There are two types of diabetes; type 1 which is insulin controlled and is usually found to satisify the definition of disability under the Equality Act 2010 and type 2, which can be controlled by diet or medication. This month the EAT has overturned an Tribunal's decision in the case of Metroline Travel Ltd v Stoute that an employee’s type 2 diabetes amounted to a disability under the Equality Act 2010. The EAT held that the condition, which was controlled by diet (i.e. by abstaining from sugary drinks), did not have a substantial adverse effect on the employee’s ability to carry out day-to-day activities.
The Claimant was employed by the Respondent as a bus driver from 24 February 1992 to 11 March 2013 when he was dismissed for gross misconduct.
Whilst the Claimant's claims for unfair dismissal, discrimination arising from disability and failure to make reasonable adjustments were all dismissed and the EAT allowed the Respondent's appeal to be heard as it would affect other employees of the Respondent who also suffered from type 2 diabetes.
The issue in the appeal focused on the effect of the condition of type 2 Diabetes on The Claimant's normal day to day activities and whether the effects on the Claimant meant that his condition fell within the definition of disability i.e. that it had a substantial adverse effect on their ability to carry out normal day to day activities.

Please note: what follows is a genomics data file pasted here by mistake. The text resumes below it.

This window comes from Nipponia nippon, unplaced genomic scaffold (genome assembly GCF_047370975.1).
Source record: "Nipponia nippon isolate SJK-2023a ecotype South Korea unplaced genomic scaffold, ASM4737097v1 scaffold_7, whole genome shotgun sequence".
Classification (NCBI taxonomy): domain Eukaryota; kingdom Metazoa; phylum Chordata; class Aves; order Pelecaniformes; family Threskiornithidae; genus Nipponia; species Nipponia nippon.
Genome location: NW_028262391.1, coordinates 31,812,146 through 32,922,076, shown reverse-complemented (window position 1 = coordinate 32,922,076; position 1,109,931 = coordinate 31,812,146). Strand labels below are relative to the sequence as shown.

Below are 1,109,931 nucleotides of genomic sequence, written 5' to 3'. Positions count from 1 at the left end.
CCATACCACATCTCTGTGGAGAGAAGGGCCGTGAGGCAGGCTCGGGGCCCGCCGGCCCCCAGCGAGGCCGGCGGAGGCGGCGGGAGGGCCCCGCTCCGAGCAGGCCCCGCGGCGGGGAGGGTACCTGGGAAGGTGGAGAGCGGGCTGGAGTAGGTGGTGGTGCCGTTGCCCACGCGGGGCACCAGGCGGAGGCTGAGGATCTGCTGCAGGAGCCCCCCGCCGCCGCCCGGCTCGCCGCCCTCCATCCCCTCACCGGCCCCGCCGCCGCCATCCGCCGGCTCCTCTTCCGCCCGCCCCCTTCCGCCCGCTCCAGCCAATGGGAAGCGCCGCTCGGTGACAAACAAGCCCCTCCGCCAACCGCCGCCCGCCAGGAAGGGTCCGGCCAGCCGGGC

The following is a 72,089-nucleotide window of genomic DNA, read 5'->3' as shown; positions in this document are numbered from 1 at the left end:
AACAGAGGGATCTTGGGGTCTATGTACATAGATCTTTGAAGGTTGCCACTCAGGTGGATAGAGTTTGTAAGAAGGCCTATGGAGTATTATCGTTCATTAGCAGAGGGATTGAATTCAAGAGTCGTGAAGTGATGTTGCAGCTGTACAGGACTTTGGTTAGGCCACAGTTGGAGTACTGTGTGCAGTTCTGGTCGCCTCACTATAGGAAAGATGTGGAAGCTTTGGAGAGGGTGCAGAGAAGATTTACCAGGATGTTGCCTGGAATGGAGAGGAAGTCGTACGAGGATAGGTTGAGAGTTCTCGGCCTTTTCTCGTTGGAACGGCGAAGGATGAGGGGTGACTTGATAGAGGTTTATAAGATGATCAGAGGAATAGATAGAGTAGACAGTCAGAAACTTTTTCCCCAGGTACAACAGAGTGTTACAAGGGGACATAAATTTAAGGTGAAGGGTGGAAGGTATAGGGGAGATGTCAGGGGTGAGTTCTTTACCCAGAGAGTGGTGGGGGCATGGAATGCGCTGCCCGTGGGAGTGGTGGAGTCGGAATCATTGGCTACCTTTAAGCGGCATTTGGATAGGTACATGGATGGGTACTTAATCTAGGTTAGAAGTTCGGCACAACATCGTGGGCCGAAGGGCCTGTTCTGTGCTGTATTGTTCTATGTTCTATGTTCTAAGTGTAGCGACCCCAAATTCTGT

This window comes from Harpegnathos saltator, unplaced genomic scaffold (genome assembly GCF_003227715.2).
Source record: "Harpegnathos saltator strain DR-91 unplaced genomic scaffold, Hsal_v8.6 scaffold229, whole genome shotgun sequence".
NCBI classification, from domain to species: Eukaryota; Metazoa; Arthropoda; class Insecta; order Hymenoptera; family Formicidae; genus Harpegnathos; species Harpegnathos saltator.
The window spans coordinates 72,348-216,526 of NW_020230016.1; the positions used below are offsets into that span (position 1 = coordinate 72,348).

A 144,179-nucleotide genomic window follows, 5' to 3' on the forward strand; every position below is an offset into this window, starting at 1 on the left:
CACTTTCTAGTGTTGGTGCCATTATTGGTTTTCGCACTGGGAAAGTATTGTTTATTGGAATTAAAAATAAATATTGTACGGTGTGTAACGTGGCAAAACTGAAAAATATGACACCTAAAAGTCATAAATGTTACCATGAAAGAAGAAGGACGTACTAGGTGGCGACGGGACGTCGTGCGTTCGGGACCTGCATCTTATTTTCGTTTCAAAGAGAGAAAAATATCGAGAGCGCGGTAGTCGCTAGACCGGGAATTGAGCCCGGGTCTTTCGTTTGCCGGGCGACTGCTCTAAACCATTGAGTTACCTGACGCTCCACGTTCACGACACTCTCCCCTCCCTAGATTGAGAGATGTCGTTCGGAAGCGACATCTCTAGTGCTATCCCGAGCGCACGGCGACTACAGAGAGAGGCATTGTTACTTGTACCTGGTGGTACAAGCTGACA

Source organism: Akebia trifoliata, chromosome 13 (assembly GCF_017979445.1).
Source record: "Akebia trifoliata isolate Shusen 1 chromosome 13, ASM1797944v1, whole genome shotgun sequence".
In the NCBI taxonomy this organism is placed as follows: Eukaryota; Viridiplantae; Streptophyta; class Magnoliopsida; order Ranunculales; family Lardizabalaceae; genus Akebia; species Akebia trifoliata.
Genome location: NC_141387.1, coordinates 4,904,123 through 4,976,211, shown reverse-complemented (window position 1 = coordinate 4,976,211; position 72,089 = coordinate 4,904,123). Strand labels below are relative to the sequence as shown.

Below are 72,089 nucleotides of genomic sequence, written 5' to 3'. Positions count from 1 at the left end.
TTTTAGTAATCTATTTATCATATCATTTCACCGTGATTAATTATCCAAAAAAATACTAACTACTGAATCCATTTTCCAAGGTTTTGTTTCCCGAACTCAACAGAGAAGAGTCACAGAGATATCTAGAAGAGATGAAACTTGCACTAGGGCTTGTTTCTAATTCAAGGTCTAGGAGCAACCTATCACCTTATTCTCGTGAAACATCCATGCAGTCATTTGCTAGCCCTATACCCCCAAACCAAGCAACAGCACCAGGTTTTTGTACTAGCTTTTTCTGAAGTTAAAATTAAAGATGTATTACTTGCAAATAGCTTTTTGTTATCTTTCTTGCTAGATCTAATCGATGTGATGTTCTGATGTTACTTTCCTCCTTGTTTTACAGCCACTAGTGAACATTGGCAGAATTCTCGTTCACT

During the proceedings it was noted that a diabetic diet involves trying to avoid foods with a significant sugar content including sweets, chocolates and fruit juices etc, and that someone suffering from type 2 diabetes who does not properly manage his blood sugar levels might be at risk of suffering a hypoglycaemic attack.
The guidance on the definition of disability by the Equality Commission states that the effects of any “treatment or correction” are to be disregarded when deciding if an impairment is likely to have a substantial adverse effect on a person’s ability to carry out normal day to day activities.
The Employment Tribunal therefore concluded that, disregarding the diet, the Claimant could well suffer hypoglycaemic attacks and accordingly should be regarded as having a disability.
The Judge hearing the case on appeal disagreed with the Tribunal and in doing so referred to his own personal experience of suffering from type 2 diabetes stating that this had no effect on his ability to carry out normal day-to-day activities, other than to watch what he ate or drank. As such, in his view, “perfectly normal abstention from sugary drinks” could not be regarded as a medical treatment.
This decision seems perfectly sensible. It also follows that similar conditions, such as nut allergies and intolerance to lactose, will not amount to a disability. However, employers should be careful not to automatically assume that type 2 diabetes and/or similar conditions will never amount to disability. Each case will turn on its own facts. For example, can the coping strategy (i.e. following a specific diet) be reasonably expected and therefore not a medical treatment and also whether there still remains a substantial effect on the employee’s normal daily activities.
For more information, please contact the employment team at Foot Anstey